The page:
Trig Function Evaluation
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One of the problems with most trig classes is that they tend
to concentrate on right triangle trig and do everything in terms of
degrees. Then you get to a calculus
course where almost everything is done in radians and the unit circle is a very
useful tool.
So first off let’s look at the following table to relate
degrees and radians.
Degree

0

30

45

60

90

180

270

360

Radians

0








Know this table!
There are, of course, many other angles in radians that we’ll see during
this class, but most will relate back to these few angles. So, if you can deal with these angles you
will be able to deal with most of the others.
Be forewarned,
everything in most calculus classes will be done in radians!
Now, let’s look at the unit circle. Below is the unit circle with just the first
quadrant filled in. The way the unit
circle works is to draw a line from the center of the circle outwards
corresponding to a given angle. Then
look at the coordinates of the point where the line and the circle
intersect. The first coordinate is the
cosine of that angle and the second coordinate is the sine of that angle. There are a couple of basic angles that are commonly used. These are and are shown below along with the coordinates
of the intersections. So, from the unit
circle below we can see that and .
Remember how the signs of angles work. If you rotate in a counter clockwise
direction the angle is positive and if you rotate in a clockwise direction the
angle is negative.
Recall as well that one complete revolution is ,
so the positive xaxis can correspond
to either an angle of 0 or (or ,
or ,
or ,
or ,
etc. depending on the direction of
rotation). Likewise, the angle (to pick an angle completely at random) can
also be any of the following angles:
(start at then rotate once around counter clockwise)
(start at then rotate around twice counter clockwise)
(start at then rotate once around clockwise)
(start at then rotate around twice clockwise)
etc.
In fact can be any of the following angles In this case n is the number of complete revolutions you make around the unit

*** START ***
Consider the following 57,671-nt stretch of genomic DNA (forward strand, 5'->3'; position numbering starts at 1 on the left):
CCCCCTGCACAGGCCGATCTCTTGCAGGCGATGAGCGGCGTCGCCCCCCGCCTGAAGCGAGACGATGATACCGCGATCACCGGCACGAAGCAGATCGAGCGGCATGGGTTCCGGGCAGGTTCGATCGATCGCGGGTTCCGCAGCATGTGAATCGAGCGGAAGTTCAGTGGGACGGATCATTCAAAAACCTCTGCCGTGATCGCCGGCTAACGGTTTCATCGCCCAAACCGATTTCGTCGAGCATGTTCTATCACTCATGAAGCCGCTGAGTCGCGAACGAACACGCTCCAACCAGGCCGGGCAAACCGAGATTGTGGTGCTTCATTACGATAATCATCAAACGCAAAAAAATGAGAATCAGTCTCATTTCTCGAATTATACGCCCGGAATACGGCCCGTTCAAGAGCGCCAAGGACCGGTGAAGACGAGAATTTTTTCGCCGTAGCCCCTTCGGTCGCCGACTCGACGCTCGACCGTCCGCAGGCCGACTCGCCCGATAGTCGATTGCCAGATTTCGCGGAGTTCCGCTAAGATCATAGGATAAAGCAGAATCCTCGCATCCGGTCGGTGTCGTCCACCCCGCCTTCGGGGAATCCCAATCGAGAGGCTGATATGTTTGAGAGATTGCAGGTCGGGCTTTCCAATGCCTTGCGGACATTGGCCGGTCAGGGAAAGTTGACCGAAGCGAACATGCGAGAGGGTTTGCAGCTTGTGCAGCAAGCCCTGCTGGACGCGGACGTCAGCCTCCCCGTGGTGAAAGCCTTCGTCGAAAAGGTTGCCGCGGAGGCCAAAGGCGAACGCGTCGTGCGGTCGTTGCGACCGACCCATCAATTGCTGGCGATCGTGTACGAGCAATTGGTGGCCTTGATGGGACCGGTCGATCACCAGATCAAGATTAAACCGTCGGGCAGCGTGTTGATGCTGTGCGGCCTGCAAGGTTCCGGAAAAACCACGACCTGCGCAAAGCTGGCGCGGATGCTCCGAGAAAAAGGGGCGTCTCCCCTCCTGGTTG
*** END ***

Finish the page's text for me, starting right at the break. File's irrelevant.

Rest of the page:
circle starting at . Positive values of n correspond to counter clockwise rotations and negative values of n correspond to clockwise rotations.
So, why did I only put in the first quadrant? The answer is simple. If you know the first quadrant then you can
get all the other quadrants from the first.
You’ll see this in the following examples.
Find the exact value of each of the following. In other words, don’t use a calculator.
1. and
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2. and
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3. and
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4.
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5.
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Here we need to notice that . In other words, we’ve started at and rotated around twice to end back up at the
same point on the unit circle. This
means that
Now, let’s also not get excited
about the secant here. Just recall that
and so all we need to do here is
evaluate a cosine! Therefore,
We should also note that cosine
and secant are periodic functions with a period of . So,
6.
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Trig Evaluation Final
Thoughts
As we saw in the previous examples if you know the first
quadrant of the unit circle you can find the value of ANY trig function (not
just sine and cosine) for ANY angle that can be related back to one of those
shown in the first quadrant. This is a
nice idea to remember as it means that you only need to memorize the first
quadrant and how to get the angles in the remaining three quadrants!
In these problems I used only “basic” angles, but many of
the ideas here can also be applied to angles other than these “basic” angles as
we’ll see in Solving Trig Equations.